Trinity 6 (2013)
Delivered By
Pr. Mark D. Lovett
Delivered On
July 7, 2013
Central Passage
Matthew 5:20-26

In the name of the Father and of the + Son and of the Holy Spirit.

It is good to be here with you, the saints of God, the Body of Christ. It is good to gather with you and rejoice with over our common salvation. It is good to be here to have respite and relief from the world. Because this week has been full of sin.

I have sinned against my children and my wife. I have failed to do my duty as your pastor and brother in Christ. I have sinned against friend and foe. And I have been angry. Here is what our Lord says about our anger: you are liable to judgment. Here’s what He says when you insult others: whether to their faces or, as many of us like to do, to the man in the mirror or to our friends, we are liable to the council, which is God’s. When you call someone a “fool” or “jerk” or something even worse, whether it’s the guy that cut you off in traffic or your husband that won’t listen to you or your wife who won’t love you, or whether it’s simply the guy that made your Quarter Pounder wrong and inconvenienced you a little bit, well for that we are liable to the fires of hell.

And how angry we get. Angry because I did not get my way. Angry because you had to put up with someone else’s stupidity and selfishness; someone else’s life. Inconvenienced because someone else’s schedule interrupted what you wanted to do. Someone else’s poverty kept you from spending your money on you. Someone else’s children caused you to hate your own. And how clever and crafty we become in our self-justifying monologues and speeches given in the privacy of our bathroom in front of the mirror, always imagining that true justice would see us vindicated and established. Because even when we know that we were in the wrong, and the trouble is somewhat our fault, our well crafted monologues always spin it so that we couldn’t help it. “IF they had not done what they did, I would not have gotten angry and done what I did.” But in truth, true justice would land us in hell.

That’s what we deserve for our anger. That’s what we deserve for the countless thousands we have murdered in our hearts with our anger and hatred. We have hated our neighbors, we have hated strangers. We have hated our wives and our husbands and our children. We have hated our brothers and sisters in Christ. As a matter of fact, because not one of us can do the simple command to love our neighbor as our self, there is not a single soul we have not hated. Because if we don’t love them as ourselves, then we have hated them. We are self absorbed. And the only difference between us and our children that through temper tantrums in church or at Wal-Mart is that we have learn – at least most of the time – to wait until we get to the care or in the privacy of our homes when we think no one is watching. Yet our Lord says that what is done in secret will be made known.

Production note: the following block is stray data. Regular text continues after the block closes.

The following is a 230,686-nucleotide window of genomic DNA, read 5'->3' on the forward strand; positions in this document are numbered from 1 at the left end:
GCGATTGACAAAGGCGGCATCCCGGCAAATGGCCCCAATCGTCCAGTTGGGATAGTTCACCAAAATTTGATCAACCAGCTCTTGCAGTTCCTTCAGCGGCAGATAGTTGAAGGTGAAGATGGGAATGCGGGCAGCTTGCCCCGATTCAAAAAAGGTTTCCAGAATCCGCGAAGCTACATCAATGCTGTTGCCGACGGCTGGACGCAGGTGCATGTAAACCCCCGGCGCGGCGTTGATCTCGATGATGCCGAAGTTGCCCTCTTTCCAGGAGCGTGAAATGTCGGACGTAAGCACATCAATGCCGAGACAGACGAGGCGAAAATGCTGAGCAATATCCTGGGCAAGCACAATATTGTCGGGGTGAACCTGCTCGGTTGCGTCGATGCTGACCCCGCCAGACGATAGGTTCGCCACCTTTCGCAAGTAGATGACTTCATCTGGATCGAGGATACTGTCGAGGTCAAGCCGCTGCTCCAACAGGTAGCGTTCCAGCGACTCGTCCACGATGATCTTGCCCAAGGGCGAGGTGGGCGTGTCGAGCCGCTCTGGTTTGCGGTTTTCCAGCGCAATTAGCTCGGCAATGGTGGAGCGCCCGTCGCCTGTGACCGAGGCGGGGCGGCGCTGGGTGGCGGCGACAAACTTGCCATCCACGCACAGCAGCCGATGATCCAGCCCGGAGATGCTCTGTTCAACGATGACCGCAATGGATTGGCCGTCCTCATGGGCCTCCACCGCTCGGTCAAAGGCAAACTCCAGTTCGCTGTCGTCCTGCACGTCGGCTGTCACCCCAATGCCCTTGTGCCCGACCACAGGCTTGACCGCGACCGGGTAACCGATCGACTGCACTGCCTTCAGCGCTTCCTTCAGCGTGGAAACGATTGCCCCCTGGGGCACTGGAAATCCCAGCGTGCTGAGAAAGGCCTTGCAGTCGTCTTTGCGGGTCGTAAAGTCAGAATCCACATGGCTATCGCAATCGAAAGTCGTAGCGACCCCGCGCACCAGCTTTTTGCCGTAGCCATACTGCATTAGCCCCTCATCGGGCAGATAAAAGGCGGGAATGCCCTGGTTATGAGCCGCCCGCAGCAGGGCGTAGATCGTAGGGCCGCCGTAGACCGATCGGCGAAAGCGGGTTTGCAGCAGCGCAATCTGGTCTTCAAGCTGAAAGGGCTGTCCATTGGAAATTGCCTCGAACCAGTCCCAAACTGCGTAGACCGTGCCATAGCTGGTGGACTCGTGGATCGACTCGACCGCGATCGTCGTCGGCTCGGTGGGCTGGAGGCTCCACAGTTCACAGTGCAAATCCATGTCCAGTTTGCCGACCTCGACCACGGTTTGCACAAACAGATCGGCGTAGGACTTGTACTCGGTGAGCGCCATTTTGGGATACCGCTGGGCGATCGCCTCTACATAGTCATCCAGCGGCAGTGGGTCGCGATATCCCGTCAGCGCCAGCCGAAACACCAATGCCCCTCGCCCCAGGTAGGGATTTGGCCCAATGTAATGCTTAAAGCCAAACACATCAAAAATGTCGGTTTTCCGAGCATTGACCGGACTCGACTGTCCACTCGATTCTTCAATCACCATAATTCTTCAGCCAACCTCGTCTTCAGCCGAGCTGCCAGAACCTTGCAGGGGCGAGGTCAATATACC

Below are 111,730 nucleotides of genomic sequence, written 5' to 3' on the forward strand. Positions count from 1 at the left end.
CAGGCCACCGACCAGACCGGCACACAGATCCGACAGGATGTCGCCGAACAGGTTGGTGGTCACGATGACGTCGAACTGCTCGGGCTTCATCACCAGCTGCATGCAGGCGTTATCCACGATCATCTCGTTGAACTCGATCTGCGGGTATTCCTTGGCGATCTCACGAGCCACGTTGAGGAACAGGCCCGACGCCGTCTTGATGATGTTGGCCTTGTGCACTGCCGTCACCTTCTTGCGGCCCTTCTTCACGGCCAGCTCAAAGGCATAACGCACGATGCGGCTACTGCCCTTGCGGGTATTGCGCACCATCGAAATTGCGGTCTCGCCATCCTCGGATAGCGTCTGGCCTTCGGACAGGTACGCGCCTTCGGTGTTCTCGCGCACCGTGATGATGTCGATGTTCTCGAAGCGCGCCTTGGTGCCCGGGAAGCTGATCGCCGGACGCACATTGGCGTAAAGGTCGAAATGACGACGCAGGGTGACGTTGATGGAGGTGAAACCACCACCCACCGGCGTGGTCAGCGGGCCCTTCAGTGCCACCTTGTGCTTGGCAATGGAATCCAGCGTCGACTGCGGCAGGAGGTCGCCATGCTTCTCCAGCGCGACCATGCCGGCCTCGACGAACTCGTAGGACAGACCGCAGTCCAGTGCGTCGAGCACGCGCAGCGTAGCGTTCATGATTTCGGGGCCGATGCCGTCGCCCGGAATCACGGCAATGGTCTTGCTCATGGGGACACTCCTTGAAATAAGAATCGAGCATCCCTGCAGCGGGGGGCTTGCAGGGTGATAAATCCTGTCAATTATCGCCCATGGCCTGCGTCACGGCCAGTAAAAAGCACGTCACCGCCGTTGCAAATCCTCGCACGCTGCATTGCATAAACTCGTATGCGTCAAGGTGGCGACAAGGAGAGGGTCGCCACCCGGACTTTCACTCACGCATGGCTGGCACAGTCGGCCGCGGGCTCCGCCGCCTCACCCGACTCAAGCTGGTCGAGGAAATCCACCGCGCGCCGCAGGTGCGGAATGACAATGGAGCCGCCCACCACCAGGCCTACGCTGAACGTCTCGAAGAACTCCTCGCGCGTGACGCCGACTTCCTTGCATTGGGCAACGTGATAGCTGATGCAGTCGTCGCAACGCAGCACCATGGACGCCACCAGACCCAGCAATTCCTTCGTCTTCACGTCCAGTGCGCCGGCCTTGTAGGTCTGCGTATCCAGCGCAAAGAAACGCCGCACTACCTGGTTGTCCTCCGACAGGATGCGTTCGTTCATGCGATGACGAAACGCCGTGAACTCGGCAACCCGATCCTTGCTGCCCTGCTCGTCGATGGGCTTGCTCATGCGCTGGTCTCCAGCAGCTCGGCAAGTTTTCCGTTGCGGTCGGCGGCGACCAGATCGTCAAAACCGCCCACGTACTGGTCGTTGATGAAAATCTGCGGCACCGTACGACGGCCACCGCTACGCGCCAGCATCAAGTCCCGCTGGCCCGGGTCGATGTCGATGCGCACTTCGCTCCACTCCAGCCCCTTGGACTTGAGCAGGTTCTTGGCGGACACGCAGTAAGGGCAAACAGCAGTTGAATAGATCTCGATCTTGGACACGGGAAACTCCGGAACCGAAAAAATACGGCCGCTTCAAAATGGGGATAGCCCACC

Our hands are stained red with the blood of those we’ve murdered; as red as Cain’s whose hands were stained with the blood of his brother, Abel. But there is a blood that is better than Abel’s; a blood that does not cry out for vengeance as Abel’s blood cries out, how long O Lord? But a blood that does not condemn but forgives.

Repent, fill your eyes with Jesus, whose blood does not condemn you for your hatred but whose blood washes your anger and your hatred away; who reconciles you to God and to your neighbor and brother. For Jesus is neighbor and brother to all men. He reconciles us to God because He is the Son of God. And He reconciles us to man because He is the Son of Man. In the flesh of Christ we find the dividing wall of hostility torn down, who is the everlasting Man. In Christ we are reconciled to both God and humanity. And when we come and receive the Lord’s Supper, the body and blood of Christ, we are confessing that by His blood Jesus has reconciled us to God who no longer holds our anger and sin against us. In Christ He holds nothing against us. That is how we enter the holy of holies. And we are also confessing that He has reconciled us one to another. So that when we drink from the same cup and eat of the same loaf we are one. And no one has anything to hold against us and we have nothing to hold against anyone else.

For the blood of Christ is the reconciling flood that washes the world clean of sin. The blood of Christ is the salvation of mankind, saving us from sin, death, and hell. By partaking of Christ you are partaking of Christ and of one another.

And the gift you have to offer is your life. Here you lay your gifts aside, dying to self to be reconciled to your brother. Here you lay your life aside to be reconciled to God and to your neighbor, dying to sin and living to God for one another. And so you fulfill the law of Christ. You lay aside your life and take up Christ’s gift, His life for you. Now when you go out and engage one another and the world, you no longer have sin and anger between you. But now you have Jesus between you. And Jesus overcomes all sin and all anger. He overcomes the gates of hell itself. The life you take up is Christ’s. And from His heart of hearts Christ does not hate you. From His heart of hearts He calls you His friend; reconciling you one to another and the whole world to His Father so that we would call the Father of our Lord Jesus Christ, Our Father.

+ In Nomine Iesu +